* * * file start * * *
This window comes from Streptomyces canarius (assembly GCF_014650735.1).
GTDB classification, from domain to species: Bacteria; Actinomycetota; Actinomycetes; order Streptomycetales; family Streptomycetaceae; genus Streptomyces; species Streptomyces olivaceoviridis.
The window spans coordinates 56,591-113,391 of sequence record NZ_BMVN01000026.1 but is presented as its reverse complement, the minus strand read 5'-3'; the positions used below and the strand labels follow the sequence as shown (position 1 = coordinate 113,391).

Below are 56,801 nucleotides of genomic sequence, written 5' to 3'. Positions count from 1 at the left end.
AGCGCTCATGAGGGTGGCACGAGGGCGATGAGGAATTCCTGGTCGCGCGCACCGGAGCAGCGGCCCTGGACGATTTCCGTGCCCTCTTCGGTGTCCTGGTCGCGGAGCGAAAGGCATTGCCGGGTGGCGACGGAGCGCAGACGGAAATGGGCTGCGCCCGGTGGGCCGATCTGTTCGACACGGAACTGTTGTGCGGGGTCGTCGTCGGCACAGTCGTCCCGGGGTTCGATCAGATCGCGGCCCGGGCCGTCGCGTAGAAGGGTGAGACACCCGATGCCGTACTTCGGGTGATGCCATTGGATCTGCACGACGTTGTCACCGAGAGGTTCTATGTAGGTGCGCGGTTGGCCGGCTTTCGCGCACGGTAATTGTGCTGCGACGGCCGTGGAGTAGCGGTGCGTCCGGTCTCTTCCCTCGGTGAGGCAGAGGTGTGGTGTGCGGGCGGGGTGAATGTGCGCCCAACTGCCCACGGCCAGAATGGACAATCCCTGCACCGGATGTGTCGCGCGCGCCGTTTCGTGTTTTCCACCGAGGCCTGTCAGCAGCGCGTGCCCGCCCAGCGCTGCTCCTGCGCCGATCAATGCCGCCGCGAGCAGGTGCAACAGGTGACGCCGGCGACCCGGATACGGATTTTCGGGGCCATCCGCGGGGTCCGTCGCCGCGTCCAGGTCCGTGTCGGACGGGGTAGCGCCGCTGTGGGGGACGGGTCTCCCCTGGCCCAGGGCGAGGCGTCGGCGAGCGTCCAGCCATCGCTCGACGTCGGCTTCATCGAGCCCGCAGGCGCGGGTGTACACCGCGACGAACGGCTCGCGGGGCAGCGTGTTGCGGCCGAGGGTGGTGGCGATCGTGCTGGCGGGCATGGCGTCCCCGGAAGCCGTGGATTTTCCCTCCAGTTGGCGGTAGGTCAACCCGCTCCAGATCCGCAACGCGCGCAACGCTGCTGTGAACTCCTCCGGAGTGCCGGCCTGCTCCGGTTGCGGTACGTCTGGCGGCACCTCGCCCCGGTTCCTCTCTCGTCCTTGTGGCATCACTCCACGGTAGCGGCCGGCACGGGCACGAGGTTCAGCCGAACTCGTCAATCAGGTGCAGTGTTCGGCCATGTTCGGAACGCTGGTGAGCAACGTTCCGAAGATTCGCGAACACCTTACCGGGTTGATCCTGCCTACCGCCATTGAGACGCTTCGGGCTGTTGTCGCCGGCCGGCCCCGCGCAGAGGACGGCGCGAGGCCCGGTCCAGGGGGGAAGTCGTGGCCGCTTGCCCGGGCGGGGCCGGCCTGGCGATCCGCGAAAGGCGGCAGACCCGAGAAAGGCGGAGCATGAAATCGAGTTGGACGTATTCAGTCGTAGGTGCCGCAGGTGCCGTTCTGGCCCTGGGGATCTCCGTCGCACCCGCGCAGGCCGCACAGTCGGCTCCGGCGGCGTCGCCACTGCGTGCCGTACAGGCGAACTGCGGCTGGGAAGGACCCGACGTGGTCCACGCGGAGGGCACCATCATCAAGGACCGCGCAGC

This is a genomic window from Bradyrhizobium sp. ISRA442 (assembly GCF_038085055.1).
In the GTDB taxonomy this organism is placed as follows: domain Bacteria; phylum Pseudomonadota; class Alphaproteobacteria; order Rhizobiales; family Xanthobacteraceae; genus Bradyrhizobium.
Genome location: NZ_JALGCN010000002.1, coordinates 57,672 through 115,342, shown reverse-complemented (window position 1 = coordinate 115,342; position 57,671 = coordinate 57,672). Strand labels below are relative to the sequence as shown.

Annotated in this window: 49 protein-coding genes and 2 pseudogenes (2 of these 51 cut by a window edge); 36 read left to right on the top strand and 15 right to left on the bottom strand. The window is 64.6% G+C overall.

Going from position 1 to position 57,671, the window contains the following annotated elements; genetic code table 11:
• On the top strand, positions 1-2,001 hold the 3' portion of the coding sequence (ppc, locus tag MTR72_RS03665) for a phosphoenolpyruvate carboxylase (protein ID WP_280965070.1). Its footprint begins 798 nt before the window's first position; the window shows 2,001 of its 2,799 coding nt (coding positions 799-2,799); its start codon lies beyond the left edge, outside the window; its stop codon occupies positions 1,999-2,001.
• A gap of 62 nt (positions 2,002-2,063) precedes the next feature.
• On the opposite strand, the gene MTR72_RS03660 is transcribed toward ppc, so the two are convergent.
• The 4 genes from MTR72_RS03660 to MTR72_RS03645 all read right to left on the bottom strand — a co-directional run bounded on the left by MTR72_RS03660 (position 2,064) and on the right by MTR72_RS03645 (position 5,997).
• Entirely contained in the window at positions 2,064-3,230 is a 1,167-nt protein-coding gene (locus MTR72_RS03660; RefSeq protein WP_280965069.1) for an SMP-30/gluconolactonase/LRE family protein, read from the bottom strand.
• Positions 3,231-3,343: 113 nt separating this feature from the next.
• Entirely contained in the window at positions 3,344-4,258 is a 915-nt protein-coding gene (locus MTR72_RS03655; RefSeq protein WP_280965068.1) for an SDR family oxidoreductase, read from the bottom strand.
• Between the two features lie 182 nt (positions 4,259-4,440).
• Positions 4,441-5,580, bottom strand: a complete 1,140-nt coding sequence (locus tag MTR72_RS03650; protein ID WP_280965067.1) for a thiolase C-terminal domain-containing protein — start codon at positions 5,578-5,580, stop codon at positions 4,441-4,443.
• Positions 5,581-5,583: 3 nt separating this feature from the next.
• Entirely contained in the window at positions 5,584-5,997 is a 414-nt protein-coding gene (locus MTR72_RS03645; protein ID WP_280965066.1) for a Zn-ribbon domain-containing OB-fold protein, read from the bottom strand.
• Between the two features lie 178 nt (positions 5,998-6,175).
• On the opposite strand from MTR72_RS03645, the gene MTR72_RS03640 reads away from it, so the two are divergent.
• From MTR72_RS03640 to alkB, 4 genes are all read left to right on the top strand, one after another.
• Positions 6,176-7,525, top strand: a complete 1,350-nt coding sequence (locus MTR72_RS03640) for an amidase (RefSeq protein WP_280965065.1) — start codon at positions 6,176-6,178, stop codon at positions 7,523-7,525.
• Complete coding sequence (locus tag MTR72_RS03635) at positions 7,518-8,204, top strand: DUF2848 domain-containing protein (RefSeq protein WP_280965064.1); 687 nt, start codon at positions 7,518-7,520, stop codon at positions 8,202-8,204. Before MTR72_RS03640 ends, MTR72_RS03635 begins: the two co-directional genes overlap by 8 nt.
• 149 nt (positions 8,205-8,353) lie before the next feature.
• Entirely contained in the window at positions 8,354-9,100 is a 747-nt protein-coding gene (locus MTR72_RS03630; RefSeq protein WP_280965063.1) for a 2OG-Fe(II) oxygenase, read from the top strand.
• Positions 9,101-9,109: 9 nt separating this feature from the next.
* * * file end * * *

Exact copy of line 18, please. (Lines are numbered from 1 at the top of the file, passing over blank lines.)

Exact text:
• Between the two features lie 182 nt (positions 4,259-4,440).